Predator drone now part of battle against Yosemite wildfire

Predator drone now part of battle against Yosemite wildfire
The Rim Fire burns through trees near Yosemite National Park, Calif., on Tuesday, Aug. 27, 2013. Firefighters gained some ground Tuesday against the huge wildfire burning forest lands in the western Sierra Nevada, including parts of Yosemite National Park. (AP Photo/Jae C. Hong)

GROVELAND, Calif. – As crews made significant progress building containment lines around a giant wildfire in and around Yosemite National Park, officials said they would maintain use of a National Guard Predator drone to give them early views of any new flare-ups across in the remote and rugged landscape.

The Rim Fire expanded to almost 800 square kilometres, but crews had a productive day Wednesday and containment increased to 30 per cent. Cooler temperatures and lighter winds aided the firefighters.

Increasingly confident fire officials said they expect to fully surround the blaze in three weeks, although it will burn for much longer than that.

“We continue to get line around this fire,” California fire spokesman Daniel Berlant said. “It’s not nearly as active as it was last week.”

The MQ-1 unmanned aircraft deployed Wednesday was being remotely piloted hundreds of miles away, allowing ground commanders to keep an eye out for new fires they otherwise wouldn’t have immediately seen.

“The drone is providing data directly back to the incident commander, allowing him to make quick decisions about which resources to deploy and where,” Berlant said.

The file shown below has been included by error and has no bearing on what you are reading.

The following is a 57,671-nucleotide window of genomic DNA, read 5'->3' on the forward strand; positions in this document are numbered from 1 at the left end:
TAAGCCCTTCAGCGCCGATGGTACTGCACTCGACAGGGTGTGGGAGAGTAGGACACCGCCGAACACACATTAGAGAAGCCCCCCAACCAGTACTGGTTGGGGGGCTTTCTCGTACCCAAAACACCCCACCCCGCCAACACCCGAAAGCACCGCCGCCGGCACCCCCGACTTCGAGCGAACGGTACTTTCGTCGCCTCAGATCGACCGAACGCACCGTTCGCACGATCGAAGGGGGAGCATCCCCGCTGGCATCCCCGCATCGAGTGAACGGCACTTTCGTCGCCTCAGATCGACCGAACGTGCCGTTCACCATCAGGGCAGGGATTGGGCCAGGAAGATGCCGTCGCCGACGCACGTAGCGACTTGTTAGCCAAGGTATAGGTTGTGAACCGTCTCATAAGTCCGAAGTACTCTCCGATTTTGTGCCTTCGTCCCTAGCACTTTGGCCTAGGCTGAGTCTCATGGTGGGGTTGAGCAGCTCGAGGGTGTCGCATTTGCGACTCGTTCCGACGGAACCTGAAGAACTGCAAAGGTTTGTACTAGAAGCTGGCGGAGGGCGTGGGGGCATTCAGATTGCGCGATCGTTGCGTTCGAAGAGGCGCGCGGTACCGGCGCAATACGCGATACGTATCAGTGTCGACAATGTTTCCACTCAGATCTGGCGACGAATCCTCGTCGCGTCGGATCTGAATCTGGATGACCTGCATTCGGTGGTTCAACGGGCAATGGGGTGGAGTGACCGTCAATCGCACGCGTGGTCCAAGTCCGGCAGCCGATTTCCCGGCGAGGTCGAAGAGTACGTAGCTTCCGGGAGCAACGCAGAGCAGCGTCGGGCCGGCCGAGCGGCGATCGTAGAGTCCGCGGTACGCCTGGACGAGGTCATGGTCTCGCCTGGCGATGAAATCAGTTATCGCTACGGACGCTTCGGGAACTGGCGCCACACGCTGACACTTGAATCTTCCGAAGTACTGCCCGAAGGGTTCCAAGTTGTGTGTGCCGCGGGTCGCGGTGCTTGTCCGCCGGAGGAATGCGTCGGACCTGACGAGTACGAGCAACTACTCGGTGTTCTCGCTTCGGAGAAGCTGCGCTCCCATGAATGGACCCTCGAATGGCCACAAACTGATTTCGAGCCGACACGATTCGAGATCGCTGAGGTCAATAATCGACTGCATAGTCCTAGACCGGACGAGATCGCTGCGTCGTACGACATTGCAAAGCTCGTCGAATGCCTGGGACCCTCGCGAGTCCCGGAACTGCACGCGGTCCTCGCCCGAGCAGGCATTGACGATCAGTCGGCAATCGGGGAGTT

Previously, officials relied on helicopters that needed to refuel every two hours.

While unmanned aircraft have mapped past fires, use of the Predator will be the longest sustained mission by a drone in California to broadcast information to firefighters in real time.

The plane, the size of a small Cessna, will remain over the burn zone for up to 22 hours at a time, allowing fire commanders to monitor fire activity, determine the fire’s direction of movement, the extent of containment and confirm new fires ignited by lightning or flying embers.

The drone is being flown by the 163rd Wing of the California National Guard at March Air Reserve Base in Riverside and is operating from Victorville Airport, both in Southern California. It generally flew over unpopulated areas on its 480-kilometre flight to the Rim Fire. Outside the fire area, it will be escorted by a manned aircraft.

Officials were careful to point out the images are being used only to aid in the effort to contain the fire.

In 2009 a NASA Predator equipped with an infrared imaging sensor helped the U.S. Forest Service assess damage from a fire in Angeles National Forest. In 2008, a drone capable of detecting hot spots helped firefighters assess movement of a series of wildfires stretching from Southern California’s Lake Arrowhead to San Diego.

The Rim Fire started Aug. 17 and quickly exploded in size, becoming one of the 10 largest California wildfires on record. Its progression slowed earlier this week when it moved from parts of the forest with thick underbrush that had not burned in nearly a century to areas that had seen fire in the past two decades.

But it will burn for months, possibly until California’s dry season ends this fall.

“My prediction is it will burn until we see rain,” said Hugh Safford, a regional ecologist with the U.S. Forest Service.

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